time, the middle aged mom and me. photo of white lady with reddish blonde hair and a black cat on her shoulder. she is wearing thick glasses and smiling slightly

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I wanted this to be a personal post like hauʻoli makahiki hou – a year sum up – but in the end, the time to write it was as elusive as mercury. And so. This is mostly about time.

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Time speeds up when we get older.

Remember that movie, “Groundhog Day”? Remember how he has to re-live the same day, over and over until he gets it completely right, and about three-quarters into the movie, they speed the movie up, cutting in between days to show the days are different from each other? And it feels so fast. But so much of the same.

Blink, another day went by.

Blink again, and it’s been a week.

That’s how time feels to me now – moving so swiftly that even as I reach out to try and contain it a little, slow it a smidge – it’s already gone. One moment, the next. Gone, with only the glimmering trails of the memories made in that twinkling space.

close up photo of a yellow palm

I’m 50 this year.

It’s a big number for me. The pain of being 50 when my brother Dana left this world at 44 hurts my heart. I can’t believe I’m turning 50 and he didn’t. I can’t believe I’m turning 50 and he isn’t here. I can’t believe I’m turning 50.

50 has so many layers.

I’m moving into this space in which time is passing so much faster, and the sum total of it moving forward will likely be less than I have behind me. I have less time here than I have spent. That’s fine with me – in no way am I scared of death. I’m not scared of aging either. But what I don’t understand well yet is my place in the world at this stage.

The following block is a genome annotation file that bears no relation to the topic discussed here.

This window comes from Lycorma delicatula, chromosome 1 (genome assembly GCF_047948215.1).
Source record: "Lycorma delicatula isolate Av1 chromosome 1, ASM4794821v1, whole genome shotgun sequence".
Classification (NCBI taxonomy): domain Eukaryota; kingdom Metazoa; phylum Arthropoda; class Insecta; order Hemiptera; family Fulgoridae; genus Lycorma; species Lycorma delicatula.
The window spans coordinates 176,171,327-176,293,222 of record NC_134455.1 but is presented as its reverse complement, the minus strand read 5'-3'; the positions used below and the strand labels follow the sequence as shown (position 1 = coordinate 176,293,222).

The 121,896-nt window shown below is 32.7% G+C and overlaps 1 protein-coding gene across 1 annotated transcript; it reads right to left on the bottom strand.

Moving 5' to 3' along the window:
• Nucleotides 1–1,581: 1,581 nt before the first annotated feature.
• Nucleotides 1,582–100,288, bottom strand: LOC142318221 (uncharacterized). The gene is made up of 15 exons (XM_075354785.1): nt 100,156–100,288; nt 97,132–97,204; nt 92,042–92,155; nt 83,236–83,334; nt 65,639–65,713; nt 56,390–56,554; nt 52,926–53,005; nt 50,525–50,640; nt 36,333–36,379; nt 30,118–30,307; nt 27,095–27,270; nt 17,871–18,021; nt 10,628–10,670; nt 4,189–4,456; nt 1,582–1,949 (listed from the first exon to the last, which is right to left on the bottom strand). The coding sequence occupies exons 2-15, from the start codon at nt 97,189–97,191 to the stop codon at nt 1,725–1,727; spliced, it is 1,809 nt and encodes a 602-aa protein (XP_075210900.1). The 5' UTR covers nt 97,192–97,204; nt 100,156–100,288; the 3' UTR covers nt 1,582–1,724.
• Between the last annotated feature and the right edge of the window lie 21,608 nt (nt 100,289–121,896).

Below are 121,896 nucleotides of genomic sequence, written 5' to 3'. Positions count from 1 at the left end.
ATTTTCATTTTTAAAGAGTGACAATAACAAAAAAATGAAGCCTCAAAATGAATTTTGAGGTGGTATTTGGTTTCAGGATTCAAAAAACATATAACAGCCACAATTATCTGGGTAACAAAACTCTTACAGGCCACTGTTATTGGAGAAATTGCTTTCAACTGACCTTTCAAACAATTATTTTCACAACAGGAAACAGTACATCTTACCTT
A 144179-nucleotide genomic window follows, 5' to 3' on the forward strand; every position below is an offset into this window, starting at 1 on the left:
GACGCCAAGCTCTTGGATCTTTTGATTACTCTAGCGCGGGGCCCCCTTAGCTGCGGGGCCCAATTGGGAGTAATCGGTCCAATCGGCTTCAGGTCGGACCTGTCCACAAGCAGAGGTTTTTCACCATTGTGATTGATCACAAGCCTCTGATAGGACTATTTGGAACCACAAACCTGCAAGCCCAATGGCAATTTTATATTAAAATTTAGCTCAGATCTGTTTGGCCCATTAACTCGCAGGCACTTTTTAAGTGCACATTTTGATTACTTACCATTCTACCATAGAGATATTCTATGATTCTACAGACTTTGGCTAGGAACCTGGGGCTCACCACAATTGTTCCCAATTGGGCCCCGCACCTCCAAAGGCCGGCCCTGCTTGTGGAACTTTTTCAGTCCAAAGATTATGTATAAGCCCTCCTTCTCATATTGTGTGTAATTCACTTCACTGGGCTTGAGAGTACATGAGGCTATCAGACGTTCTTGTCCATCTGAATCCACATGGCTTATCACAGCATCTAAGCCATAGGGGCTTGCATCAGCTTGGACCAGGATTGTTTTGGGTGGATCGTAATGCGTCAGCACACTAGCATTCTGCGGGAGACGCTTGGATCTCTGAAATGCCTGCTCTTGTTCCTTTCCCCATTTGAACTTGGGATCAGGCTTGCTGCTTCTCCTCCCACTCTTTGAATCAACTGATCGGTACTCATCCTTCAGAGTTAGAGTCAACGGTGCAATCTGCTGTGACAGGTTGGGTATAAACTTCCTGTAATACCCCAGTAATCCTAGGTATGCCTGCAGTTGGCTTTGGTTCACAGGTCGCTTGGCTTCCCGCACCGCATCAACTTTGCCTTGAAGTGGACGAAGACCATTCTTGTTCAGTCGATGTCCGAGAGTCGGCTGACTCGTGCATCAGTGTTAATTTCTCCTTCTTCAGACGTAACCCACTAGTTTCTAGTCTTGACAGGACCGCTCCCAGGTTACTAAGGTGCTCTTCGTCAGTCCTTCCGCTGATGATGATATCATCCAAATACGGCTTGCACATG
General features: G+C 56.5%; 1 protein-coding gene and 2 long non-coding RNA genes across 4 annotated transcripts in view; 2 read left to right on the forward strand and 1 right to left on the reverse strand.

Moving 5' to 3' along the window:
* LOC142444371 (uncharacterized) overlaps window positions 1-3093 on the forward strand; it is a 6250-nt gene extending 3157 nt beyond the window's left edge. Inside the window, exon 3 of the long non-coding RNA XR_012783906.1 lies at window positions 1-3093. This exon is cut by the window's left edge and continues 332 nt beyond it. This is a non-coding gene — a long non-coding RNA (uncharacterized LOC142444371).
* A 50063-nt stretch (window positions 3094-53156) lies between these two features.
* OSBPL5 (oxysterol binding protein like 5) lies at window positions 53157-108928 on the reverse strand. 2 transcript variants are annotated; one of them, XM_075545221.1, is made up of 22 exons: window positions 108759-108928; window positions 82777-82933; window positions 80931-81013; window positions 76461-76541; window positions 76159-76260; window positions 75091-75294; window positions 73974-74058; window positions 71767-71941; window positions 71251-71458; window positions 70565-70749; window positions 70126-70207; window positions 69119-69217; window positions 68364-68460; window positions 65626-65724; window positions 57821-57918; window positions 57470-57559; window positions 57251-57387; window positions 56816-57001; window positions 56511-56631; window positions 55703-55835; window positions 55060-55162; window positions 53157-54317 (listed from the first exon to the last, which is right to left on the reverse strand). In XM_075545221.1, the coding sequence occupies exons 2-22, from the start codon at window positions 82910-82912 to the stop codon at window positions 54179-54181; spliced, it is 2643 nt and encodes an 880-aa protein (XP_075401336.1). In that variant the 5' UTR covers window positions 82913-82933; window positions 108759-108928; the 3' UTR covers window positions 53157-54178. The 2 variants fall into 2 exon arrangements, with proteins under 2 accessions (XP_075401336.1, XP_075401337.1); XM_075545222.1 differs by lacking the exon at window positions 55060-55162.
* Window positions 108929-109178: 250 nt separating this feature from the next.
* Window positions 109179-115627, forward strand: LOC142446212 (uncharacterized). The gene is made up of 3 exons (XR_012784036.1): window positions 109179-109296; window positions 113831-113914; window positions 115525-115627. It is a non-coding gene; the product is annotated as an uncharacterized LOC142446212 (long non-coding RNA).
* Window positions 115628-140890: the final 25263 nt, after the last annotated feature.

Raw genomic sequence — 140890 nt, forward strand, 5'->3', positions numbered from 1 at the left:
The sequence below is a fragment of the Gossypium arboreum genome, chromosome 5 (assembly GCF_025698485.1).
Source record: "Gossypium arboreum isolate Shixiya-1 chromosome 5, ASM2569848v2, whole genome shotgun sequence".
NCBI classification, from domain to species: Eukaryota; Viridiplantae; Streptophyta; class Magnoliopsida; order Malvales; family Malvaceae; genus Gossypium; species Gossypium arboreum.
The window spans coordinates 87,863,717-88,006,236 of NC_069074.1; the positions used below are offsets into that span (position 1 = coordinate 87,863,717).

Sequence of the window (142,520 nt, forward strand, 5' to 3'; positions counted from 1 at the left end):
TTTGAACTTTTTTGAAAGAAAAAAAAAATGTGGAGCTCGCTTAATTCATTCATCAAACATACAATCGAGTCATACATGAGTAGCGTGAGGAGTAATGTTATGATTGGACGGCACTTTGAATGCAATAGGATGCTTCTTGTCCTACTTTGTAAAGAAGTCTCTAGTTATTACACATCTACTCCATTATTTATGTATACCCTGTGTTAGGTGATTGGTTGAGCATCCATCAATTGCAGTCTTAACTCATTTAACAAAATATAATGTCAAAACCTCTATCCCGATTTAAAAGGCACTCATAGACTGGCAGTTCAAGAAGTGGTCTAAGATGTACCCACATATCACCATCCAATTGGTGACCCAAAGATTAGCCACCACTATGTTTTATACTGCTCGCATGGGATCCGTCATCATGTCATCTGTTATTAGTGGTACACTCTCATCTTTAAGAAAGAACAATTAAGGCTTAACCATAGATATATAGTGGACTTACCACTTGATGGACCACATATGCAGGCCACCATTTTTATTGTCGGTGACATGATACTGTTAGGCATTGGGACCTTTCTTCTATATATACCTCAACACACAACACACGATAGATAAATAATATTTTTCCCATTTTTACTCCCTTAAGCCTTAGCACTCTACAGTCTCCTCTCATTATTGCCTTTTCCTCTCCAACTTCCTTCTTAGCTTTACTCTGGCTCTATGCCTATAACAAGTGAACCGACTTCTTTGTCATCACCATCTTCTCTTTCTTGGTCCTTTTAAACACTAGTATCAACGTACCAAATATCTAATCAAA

Being 50 means I’m moving into the elder space. What does that even mean now? And what does it mean, when I live in a mainstream culture that values youth so much? What do I DO with any of the wisdom I might have gleaned over the slower years that I have passed through already?

close up of ti leaf

I have so many questions, and maybe it’s here that again, I miss my brother so much. He was the one I asked these kinds of questions to, my safe space to talk.

And he had those questions as well.

tiger orchids

Who are we at 50? Who are we as we age?

Are we becoming the people we want to be?

Am I?

I look at myself in the mirror sometimes and I don’t recognize myself.

Sometimes it’s because I look so much older – wow! That’s really me?! I look like a middle-aged mom!

  • Oh, but I am a middle-aged mom! Haha – it makes me laugh

Sometimes it’s because I look like I’m 12 and it takes me a minute to place that girl with who I now am.

Sometimes I love the way I look at this age. I love that I am developing some arm muscles!

photo of meriah's arm muscles

Sometimes I feel sad and despair of being squashed between my feelings and this youth-driven culture. Am I so desiccated? Will my physical form be desirable at all? Is it all downhill from here?

I look around for women to admire, someone famous who looks her age, who is my age or older, who has the sauce, smarts, kindness, and integrity that I admire. Those women are hard to find. I have a short list going – Tracee Ellis Ross, Jamie Lee Curtis, Michelle Obama (does she even count though? She’s more of a demi-goddess, isn’t she?). Viola Davis. Michelle Yeoh. Alanis Morissette.